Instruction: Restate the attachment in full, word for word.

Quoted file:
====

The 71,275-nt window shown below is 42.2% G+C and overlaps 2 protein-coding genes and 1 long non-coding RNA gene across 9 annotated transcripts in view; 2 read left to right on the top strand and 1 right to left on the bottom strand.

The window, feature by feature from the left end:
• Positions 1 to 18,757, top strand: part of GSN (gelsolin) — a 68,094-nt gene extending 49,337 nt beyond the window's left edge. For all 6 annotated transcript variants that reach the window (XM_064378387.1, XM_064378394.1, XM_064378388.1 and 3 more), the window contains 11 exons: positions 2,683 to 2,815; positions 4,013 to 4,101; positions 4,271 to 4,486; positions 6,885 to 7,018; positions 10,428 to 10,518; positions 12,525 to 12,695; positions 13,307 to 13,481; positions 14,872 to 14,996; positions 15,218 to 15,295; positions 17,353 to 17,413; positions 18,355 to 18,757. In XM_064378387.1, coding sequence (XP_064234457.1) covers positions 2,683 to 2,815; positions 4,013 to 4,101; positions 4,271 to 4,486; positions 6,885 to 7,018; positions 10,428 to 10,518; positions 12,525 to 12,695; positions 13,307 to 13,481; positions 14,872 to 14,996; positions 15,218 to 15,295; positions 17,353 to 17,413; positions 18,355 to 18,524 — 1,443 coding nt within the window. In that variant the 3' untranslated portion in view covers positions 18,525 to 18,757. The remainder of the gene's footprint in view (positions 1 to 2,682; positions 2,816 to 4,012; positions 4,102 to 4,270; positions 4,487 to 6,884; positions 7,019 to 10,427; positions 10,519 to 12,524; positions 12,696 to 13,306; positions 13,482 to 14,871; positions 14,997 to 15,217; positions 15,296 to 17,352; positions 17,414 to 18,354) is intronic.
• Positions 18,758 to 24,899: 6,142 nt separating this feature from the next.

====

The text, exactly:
The 71,275-nt window shown below is 42.2% G+C and overlaps 2 protein-coding genes and 1 long non-coding RNA gene across 9 annotated transcripts in view; 2 read left to right on the top strand and 1 right to left on the bottom strand.

The window, feature by feature from the left end:
• Positions 1 to 18,757, top strand: part of GSN (gelsolin) — a 68,094-nt gene extending 49,337 nt beyond the window's left edge. For all 6 annotated transcript variants that reach the window (XM_064378387.1, XM_064378394.1, XM_064378388.1 and 3 more), the window contains 11 exons: positions 2,683 to 2,815; positions 4,013 to 4,101; positions 4,271 to 4,486; positions 6,885 to 7,018; positions 10,428 to 10,518; positions 12,525 to 12,695; positions 13,307 to 13,481; positions 14,872 to 14,996; positions 15,218 to 15,295; positions 17,353 to 17,413; positions 18,355 to 18,757. In XM_064378387.1, coding sequence (XP_064234457.1) covers positions 2,683 to 2,815; positions 4,013 to 4,101; positions 4,271 to 4,486; positions 6,885 to 7,018; positions 10,428 to 10,518; positions 12,525 to 12,695; positions 13,307 to 13,481; positions 14,872 to 14,996; positions 15,218 to 15,295; positions 17,353 to 17,413; positions 18,355 to 18,524 — 1,443 coding nt within the window. In that variant the 3' untranslated portion in view covers positions 18,525 to 18,757. The remainder of the gene's footprint in view (positions 1 to 2,682; positions 2,816 to 4,012; positions 4,102 to 4,270; positions 4,487 to 6,884; positions 7,019 to 10,427; positions 10,519 to 12,524; positions 12,696 to 13,306; positions 13,482 to 14,871; positions 14,997 to 15,217; positions 15,296 to 17,352; positions 17,414 to 18,354) is intronic.
• Positions 18,758 to 24,899: 6,142 nt separating this feature from the next.